Structure to writing

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jamesmatheson
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Structure to writing

Postby jamesmatheson » Sun Dec 24, 2017 1:02 am

Hi there so i realised there is a structure to writing. Every book follows a pattern but no one has defined what that pattern is.
Here is an example
takes 100 sections that have a meaning and an purpose at the end

Here is an example:

Each example needs between 100-500 words for each setting to be a book

1)Who are they

2)How did they get there

3)Where are they going

4)Who are they meeting

5)What do the things they are meeting do

6)How long will it take for them to get there

7)How long will.it take for the things they are meeting to get done what they have to do

8)How old are they

9) what brought them.there

10) who were their ancestors

11) why did their ancestors leave them

12) how do they dress

13) how do they dress different than their ancestors

14) what are their customs

15) how are their customs different than the people they mer

16) what technology do they have

17) how ia their technology different than the people's they met

18)what animals do they have

19) how are they different than the ones the other group has

20)what diseases did they bring

21)what other colonies do they represent

22) how are they different than the peoples they met


As you can see I only made it to 22,

it needs another 78 sections for it to be long enough to be a book

The point is when 100 to 500 words are added to each setting that the person can just paste each section together and have a book.

What would be interesting about this writing structure too would be if the person could write at any section from the end to the beginning or anywhere and still make a sensible book at the end

This is one example. There is different structure to each book.

Im hoping someone will take the time with me to test different captions to write a book as mentioned.

All books are structured but as of yet no one has defined what that structure is.

I hope that we will


Please share your thoughts

T.A.Rodgers
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Re: Structure to writing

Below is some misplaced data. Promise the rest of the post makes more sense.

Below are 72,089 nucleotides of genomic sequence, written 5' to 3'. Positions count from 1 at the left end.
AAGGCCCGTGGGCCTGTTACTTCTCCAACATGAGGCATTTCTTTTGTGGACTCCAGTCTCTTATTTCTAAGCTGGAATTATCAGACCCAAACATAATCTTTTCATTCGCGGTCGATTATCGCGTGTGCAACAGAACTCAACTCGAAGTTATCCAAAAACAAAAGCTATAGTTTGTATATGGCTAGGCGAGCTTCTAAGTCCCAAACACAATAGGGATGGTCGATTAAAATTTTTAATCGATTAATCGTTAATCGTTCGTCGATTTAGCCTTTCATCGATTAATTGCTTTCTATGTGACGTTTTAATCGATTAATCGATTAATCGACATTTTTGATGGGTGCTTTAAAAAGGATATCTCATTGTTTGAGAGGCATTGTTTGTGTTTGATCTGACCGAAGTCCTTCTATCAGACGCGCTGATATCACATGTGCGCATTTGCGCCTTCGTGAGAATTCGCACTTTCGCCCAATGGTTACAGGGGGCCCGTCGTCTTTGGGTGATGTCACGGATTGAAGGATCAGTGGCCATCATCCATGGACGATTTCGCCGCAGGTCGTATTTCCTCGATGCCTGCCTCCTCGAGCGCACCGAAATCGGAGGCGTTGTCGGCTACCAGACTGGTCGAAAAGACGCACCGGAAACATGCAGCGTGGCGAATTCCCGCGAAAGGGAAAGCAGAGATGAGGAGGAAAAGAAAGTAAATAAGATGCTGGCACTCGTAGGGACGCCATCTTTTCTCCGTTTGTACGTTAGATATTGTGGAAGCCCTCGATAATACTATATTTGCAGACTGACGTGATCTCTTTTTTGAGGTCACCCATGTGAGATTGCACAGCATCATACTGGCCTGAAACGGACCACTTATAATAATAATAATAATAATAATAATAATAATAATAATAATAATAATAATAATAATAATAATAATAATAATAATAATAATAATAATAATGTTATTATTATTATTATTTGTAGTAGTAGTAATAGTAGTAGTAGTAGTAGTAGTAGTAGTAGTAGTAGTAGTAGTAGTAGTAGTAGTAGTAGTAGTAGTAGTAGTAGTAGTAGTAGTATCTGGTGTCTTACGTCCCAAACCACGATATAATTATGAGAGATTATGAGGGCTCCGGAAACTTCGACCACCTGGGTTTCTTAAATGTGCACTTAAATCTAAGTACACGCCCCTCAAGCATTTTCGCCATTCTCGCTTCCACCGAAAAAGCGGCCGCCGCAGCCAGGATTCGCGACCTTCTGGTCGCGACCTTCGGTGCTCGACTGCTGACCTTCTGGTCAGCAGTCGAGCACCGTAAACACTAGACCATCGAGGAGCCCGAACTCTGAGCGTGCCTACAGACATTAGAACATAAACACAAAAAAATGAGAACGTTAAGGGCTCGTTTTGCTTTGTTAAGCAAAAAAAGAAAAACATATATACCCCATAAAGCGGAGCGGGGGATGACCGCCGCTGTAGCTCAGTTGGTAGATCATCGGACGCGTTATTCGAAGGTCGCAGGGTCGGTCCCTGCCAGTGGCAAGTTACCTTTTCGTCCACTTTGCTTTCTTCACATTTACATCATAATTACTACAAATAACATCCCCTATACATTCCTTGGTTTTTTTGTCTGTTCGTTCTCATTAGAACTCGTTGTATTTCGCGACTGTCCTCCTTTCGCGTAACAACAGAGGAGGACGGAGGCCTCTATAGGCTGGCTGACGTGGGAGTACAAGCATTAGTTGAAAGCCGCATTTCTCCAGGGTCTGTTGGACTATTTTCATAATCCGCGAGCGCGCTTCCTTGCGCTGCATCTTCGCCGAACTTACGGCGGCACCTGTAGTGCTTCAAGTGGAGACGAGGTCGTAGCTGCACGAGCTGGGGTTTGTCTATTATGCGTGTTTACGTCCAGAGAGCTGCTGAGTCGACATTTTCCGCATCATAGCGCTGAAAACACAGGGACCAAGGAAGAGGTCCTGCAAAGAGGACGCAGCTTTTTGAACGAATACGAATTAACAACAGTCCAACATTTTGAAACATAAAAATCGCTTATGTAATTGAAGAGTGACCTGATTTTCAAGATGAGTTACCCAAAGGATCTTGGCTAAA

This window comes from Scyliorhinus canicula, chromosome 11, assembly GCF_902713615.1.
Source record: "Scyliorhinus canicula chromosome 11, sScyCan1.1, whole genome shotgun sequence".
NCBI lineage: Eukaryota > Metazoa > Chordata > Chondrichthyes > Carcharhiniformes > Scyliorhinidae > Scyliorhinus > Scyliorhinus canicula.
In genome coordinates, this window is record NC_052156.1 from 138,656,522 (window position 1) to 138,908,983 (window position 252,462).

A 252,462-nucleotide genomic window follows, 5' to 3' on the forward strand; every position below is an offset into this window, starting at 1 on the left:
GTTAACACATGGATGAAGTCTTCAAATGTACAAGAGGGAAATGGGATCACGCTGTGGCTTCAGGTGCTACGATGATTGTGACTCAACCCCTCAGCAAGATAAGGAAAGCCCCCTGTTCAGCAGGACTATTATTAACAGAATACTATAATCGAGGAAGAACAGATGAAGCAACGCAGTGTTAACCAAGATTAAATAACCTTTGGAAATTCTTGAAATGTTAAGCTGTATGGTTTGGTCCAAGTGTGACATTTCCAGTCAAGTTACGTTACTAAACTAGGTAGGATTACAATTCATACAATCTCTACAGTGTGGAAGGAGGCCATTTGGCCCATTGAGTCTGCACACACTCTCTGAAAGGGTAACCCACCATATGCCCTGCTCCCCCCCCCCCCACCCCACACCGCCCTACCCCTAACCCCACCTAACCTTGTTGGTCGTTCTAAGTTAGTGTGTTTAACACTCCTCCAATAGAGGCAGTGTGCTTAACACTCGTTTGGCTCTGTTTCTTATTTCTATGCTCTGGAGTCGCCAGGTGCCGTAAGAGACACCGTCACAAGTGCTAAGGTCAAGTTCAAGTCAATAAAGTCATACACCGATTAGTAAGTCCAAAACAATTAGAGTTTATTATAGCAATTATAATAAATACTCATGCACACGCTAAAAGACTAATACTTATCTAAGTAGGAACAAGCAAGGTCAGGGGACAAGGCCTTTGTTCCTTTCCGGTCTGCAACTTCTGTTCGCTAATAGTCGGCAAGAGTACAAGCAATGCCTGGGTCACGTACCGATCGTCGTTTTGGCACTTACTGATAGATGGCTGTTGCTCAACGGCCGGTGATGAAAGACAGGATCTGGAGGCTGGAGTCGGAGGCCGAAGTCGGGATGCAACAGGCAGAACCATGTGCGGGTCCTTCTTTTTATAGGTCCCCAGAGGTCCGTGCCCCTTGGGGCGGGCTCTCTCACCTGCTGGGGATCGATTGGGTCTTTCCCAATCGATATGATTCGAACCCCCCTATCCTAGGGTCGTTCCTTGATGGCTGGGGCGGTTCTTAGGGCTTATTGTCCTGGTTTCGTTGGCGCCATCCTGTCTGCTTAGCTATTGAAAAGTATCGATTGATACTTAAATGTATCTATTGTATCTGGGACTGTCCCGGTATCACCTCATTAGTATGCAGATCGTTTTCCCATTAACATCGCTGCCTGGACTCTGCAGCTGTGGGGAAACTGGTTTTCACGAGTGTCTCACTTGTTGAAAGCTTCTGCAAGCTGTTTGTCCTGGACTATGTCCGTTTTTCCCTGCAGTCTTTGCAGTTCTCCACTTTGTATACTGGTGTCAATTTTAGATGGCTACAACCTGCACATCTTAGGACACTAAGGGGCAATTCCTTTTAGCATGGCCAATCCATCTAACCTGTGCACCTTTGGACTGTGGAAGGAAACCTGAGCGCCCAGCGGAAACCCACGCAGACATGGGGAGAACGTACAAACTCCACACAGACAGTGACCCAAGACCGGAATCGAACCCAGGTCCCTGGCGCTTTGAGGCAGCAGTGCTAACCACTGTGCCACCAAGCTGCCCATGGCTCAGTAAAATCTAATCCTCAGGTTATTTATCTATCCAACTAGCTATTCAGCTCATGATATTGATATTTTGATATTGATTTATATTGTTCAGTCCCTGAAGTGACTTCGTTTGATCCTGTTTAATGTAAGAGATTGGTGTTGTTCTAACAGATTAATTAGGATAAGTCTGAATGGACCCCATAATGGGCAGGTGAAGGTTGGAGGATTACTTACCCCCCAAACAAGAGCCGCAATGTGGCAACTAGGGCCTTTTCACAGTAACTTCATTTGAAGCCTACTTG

Postby T.A.Rodgers » Wed Dec 27, 2017 9:50 am

Should I assume you would like to be added to the forum?

I agree that novels have structure, but not so sure about the section list you have created. To write something about each section and them paste them together would just be a collage of confusion. I don't outline, but when talking about structure, many use outlines to piece together a story. The items you listed should be sprinkled throughout the novel, not placed all in one spot. For example, "who are they" is a major aspect of a novel, but you learn about the characters throughout the novel. You may find out who the protagonist is on the first page, but you don't fully learn about him or her until the last page.

There are plenty of books about structure out there. Overall though I think story trumps structure every time.

The best books about writing, no matter what the genre, are on all the shelves of the local book store or library. Read and read often, and you'll learn all you need to know about writing.

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ostarella
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Re: Structure to writing

Postby ostarella » Wed Dec 27, 2017 1:17 pm

Agree with Terry. Sure, genres have a "pattern", stories have a basic structure, but story telling is creative and imaginative. It's not Insert Tab A into Slot B and voila! Bestseller. The whole idea of write X number of words for X number of sections - that's just word count.

So yeah, there is a structure, and there are definitions (for example, here: http://www.writersdigest.com/writing-articles/by-writing-goal/write-first-chapter-get-started/4-story-structures-that-dominate-novels) - but it can't be defined in such detail as you seem to want, because then you have paint by number instead of Rembrandt.
"The trick of the fiction writer is the beautiful lie..." Thomas Fox Averill

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RobTheThird
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Re: Structure to writing

Postby RobTheThird » Wed Dec 27, 2017 4:41 pm

If there were a concrete formula to writing a successful novel, writer's wouldn't be needed. Computers have already written whole novels as far back as the 1990's, probably earlier than that.

So there are general principles to follow. But treating a story as a kind of equation, or a form to fill out?

I won't say that it can't be done. But I think this would tend to stifle creativity.


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